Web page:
Thought I’d share some cool information from 7RegentLane.com about what makes a great suit. Visit their website for some interesting information on suiting that women don’t usually think about when suiting up. There are 3 parts so look out for the rest!
A flawless fit that inspires confidence and turns envious heads is generally driven by 3 elements:
The quality of the fabric
The quality of the fit
The quality of the tailoring
Suits are commonly made from polyester, cotton, or wool. Other materials used include linen and microfibers. Irrespective of the fabric used, a good suit should be ‘breathable.’’ It should help keep the body at an even temperature and should not trap heat. This means that during hot or cold weather it will keep you at a constant temperature.
Polyesters, in general, make for low quality fabrics. They are synthetic, and retain heat, making one very uncomfortable on extended wear. They tend to be heavier than naturally occurring material such as wool and get wrinkled easily. Some polyester fabrics also have a glossy shine, making them stand out in an unnatural way.
Cotton is natural fiber and is a better alternative to polyester, and is sometimes preferred over wool in tropical regions. In most situations though, cotton finishes a step behind woolen fabrics when it comes to suits. While cotton is ‘breathable’ and is comfortable to wear, it suffers from its propensity to crease easily. You may have observed this when wearing 100% cotton shirts, even from the best brands. On extended wear, cotton suits often present a rumpled look.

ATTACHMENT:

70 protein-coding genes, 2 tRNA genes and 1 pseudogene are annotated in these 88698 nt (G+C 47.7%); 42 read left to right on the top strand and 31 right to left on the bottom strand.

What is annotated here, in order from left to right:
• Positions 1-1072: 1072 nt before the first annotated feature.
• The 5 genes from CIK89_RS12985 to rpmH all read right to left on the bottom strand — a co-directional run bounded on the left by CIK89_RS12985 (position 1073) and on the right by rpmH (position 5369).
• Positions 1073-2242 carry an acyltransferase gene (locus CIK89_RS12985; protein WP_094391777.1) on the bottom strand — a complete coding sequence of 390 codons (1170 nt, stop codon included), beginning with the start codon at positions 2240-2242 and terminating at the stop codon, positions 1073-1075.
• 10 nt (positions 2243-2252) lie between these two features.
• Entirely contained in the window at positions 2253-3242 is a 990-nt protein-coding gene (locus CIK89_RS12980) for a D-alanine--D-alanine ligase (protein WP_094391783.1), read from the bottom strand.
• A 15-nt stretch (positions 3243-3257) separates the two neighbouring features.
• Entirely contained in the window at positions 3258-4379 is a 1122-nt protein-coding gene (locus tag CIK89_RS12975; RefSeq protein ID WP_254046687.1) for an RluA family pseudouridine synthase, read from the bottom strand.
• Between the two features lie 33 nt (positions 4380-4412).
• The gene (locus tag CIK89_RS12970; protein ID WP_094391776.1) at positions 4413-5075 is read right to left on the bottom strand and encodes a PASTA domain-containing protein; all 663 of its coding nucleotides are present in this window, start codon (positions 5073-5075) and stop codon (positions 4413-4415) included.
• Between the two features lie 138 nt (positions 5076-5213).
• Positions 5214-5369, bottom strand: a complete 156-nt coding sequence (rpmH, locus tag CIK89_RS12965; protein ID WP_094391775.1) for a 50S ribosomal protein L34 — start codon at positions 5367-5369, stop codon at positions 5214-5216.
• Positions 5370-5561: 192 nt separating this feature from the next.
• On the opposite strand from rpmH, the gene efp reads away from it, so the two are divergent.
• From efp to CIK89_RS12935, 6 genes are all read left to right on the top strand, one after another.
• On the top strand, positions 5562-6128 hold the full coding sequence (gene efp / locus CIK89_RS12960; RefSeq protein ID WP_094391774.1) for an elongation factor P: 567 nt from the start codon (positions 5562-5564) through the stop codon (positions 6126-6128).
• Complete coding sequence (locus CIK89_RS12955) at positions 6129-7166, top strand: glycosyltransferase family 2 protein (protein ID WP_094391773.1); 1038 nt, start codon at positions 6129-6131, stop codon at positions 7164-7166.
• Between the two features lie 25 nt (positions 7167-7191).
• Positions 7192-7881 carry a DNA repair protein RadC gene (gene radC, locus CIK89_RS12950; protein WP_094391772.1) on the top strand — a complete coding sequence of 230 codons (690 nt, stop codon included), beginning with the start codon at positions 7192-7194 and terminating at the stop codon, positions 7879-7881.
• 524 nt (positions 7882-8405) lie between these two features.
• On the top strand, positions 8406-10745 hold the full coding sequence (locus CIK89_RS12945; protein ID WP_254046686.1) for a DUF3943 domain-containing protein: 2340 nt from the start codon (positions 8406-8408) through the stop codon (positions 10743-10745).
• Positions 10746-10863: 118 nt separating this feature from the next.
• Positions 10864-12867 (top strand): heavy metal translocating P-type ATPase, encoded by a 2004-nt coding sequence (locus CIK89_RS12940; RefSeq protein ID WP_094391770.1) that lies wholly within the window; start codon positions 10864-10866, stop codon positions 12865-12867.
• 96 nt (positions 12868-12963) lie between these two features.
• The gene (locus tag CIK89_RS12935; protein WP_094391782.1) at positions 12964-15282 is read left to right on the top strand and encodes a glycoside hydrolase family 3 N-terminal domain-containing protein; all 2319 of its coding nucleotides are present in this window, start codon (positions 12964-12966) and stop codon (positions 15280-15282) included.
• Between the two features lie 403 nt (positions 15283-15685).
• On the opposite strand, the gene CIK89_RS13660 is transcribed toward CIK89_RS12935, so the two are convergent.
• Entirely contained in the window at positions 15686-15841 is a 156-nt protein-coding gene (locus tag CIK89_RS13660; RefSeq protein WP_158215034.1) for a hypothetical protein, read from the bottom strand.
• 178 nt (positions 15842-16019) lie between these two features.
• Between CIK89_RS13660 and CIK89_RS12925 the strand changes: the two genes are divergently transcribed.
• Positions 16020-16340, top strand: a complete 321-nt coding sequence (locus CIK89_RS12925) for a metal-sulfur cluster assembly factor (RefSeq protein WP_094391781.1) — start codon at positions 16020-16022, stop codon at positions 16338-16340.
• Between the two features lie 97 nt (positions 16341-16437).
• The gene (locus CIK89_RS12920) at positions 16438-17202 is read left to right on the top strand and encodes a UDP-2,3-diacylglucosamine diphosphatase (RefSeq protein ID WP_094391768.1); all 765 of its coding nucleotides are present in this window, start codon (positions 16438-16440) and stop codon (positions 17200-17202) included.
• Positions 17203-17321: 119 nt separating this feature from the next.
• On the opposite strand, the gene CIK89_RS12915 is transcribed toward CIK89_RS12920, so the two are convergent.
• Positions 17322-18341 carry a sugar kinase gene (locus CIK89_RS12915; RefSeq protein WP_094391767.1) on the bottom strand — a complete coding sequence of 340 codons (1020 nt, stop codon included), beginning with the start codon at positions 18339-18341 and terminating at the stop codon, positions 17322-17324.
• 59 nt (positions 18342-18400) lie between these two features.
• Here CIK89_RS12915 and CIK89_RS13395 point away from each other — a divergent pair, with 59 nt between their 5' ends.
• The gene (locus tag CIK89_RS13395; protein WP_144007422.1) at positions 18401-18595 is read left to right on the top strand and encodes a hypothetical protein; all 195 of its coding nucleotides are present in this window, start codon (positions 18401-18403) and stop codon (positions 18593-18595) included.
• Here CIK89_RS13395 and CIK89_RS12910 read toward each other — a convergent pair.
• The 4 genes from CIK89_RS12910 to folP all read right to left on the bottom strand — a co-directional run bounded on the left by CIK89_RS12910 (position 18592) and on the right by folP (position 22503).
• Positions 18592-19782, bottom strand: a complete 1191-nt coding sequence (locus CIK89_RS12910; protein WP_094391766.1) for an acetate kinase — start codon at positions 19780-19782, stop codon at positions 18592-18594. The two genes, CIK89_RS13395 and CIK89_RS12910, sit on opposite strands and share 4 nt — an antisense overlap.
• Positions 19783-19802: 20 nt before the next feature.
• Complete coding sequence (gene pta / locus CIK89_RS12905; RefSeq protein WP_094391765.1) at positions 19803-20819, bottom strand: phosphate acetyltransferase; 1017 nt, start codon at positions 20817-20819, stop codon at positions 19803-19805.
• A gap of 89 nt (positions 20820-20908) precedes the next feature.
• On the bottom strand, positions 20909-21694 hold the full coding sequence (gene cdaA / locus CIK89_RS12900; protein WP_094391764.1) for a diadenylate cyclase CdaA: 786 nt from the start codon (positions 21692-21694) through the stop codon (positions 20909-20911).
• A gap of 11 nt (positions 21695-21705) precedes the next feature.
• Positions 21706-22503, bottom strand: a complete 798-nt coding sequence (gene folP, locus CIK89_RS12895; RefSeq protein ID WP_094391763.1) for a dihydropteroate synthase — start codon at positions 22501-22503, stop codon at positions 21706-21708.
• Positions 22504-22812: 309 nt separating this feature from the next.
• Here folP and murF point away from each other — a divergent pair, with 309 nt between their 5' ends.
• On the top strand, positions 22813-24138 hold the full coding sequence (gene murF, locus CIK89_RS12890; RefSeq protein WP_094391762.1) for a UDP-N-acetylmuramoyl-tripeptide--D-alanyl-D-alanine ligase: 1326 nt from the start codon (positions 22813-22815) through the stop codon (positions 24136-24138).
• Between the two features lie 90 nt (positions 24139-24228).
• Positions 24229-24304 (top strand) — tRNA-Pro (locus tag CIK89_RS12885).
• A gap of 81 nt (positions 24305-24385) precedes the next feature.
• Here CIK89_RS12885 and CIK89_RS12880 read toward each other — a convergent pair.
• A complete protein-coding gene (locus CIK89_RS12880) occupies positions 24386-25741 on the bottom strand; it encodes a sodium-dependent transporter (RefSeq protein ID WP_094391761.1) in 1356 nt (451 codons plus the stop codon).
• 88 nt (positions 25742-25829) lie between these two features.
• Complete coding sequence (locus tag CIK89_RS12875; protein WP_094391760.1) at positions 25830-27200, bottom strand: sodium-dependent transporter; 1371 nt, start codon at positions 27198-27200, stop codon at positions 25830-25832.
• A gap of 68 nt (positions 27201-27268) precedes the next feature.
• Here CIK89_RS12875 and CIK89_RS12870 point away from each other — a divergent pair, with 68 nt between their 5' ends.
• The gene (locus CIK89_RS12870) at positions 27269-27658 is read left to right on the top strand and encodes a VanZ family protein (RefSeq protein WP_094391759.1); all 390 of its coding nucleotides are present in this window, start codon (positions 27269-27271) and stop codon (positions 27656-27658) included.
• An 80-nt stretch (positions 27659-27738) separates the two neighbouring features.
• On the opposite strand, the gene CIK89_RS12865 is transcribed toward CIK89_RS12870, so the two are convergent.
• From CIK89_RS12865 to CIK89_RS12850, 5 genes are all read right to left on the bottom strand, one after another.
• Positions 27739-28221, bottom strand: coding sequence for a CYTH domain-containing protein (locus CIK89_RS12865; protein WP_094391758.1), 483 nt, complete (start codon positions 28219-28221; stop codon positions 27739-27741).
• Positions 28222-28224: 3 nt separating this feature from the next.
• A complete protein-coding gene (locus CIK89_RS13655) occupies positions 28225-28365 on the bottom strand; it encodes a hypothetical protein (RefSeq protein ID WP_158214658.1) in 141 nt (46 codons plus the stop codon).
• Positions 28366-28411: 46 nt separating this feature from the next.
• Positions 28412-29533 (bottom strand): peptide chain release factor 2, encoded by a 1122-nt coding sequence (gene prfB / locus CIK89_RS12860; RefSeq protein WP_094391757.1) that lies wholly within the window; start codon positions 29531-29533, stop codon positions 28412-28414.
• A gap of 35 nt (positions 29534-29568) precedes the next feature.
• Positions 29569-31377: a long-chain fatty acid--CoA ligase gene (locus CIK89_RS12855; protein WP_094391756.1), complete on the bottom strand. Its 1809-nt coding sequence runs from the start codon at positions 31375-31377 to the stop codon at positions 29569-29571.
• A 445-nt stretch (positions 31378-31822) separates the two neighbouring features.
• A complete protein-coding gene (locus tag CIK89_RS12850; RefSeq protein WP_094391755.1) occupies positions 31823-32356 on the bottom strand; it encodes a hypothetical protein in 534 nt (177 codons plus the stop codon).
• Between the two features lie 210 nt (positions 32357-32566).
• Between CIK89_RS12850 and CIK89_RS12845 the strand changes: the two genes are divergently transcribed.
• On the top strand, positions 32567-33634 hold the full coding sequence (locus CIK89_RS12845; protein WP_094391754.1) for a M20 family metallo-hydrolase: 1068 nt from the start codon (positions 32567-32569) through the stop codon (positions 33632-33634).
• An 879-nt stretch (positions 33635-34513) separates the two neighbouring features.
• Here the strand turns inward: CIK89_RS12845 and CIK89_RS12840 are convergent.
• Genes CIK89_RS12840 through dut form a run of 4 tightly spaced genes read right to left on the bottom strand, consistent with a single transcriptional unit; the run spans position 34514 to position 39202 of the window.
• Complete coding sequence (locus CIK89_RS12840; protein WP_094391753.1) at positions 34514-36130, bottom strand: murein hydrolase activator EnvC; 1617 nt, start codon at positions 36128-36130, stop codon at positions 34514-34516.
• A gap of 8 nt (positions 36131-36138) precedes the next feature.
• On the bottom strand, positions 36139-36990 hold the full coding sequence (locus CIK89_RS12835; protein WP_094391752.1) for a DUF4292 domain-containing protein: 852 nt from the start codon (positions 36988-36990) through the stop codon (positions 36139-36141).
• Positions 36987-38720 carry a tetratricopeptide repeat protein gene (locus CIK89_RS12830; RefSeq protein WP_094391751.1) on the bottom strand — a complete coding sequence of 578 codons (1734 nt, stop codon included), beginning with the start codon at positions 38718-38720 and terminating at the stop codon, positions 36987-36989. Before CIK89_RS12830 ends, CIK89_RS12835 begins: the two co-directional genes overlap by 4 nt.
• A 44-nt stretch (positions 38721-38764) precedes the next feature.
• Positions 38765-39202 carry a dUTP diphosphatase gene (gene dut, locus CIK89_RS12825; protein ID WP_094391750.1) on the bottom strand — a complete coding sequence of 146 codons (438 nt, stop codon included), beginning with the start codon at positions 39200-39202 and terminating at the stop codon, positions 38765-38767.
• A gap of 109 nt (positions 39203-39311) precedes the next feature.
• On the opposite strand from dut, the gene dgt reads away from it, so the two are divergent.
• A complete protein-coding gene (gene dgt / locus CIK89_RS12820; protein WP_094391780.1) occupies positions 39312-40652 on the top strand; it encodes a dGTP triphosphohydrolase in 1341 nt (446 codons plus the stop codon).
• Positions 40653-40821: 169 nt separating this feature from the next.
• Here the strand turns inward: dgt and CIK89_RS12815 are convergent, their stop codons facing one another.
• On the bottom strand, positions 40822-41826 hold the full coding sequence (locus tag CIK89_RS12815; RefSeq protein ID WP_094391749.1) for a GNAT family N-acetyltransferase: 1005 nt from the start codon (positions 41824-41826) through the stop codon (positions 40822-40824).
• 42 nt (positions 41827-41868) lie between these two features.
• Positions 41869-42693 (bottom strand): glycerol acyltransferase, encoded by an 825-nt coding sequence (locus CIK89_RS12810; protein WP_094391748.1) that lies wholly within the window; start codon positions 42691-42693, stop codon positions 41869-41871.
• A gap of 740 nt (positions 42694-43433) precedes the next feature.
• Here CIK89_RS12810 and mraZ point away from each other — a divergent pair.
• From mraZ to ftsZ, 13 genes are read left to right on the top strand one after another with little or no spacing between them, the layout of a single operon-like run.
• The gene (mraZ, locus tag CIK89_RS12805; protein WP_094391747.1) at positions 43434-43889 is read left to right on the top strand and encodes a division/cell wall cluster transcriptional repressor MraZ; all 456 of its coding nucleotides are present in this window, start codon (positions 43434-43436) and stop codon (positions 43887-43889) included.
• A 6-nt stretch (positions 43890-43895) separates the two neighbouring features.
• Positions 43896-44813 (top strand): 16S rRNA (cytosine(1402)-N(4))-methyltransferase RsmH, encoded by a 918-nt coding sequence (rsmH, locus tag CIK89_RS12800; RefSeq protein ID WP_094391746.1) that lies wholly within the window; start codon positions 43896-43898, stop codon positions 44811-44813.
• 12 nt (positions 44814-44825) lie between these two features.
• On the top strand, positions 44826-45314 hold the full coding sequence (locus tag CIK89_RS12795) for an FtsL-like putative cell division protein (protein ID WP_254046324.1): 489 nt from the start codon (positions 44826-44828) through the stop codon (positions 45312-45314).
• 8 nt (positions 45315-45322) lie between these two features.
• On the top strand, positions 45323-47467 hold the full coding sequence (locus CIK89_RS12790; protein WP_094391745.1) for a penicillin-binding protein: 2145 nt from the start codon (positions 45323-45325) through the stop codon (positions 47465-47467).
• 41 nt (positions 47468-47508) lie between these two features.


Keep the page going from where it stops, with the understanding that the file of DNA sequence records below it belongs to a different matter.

Woolen suits are the top of the class and are the fabric of choice for high end, expensive suits. Wool can be processed either as ‘worsted’ or a ‘woolen’ yarn. The difference between the two is in the degree of ‘tightness’ that the wool is spun into. Generally, worsted implies a tightly spun yarn that is a little heavier, while feeling smooth on wear. Woolen yarns on other hand, are spun loose, and while lighter, feels baggier around your body. Other variations in woolen suits, especially in cold weather regions, include flannel and tweed. Tweed, for example, is to this day used in sports jackets.
Worsted wool is the most popular fabric for fine suits as it is durable and wrinkle resistant over extended wear. The content of worsted suits are often defined by their Super numbers. A super 100 fabric indicates that the yarn has been twisted more than Super 80 fabric. In general, the higher the Super number, the lighter the weight of the suit. Super 100’s and above make for excellent, high quality suits. In general, the higher the Super numbers the higher the price with all else being the same. Nevertheless, there is a trade off: a higher Super number fabric, while wearing lighter and feeling better, tends to wrinkle quicker and less durable. Hence, suits with Super numbers above 140, may not be ideal for extended, every day, wear and should be reserved for special occasions.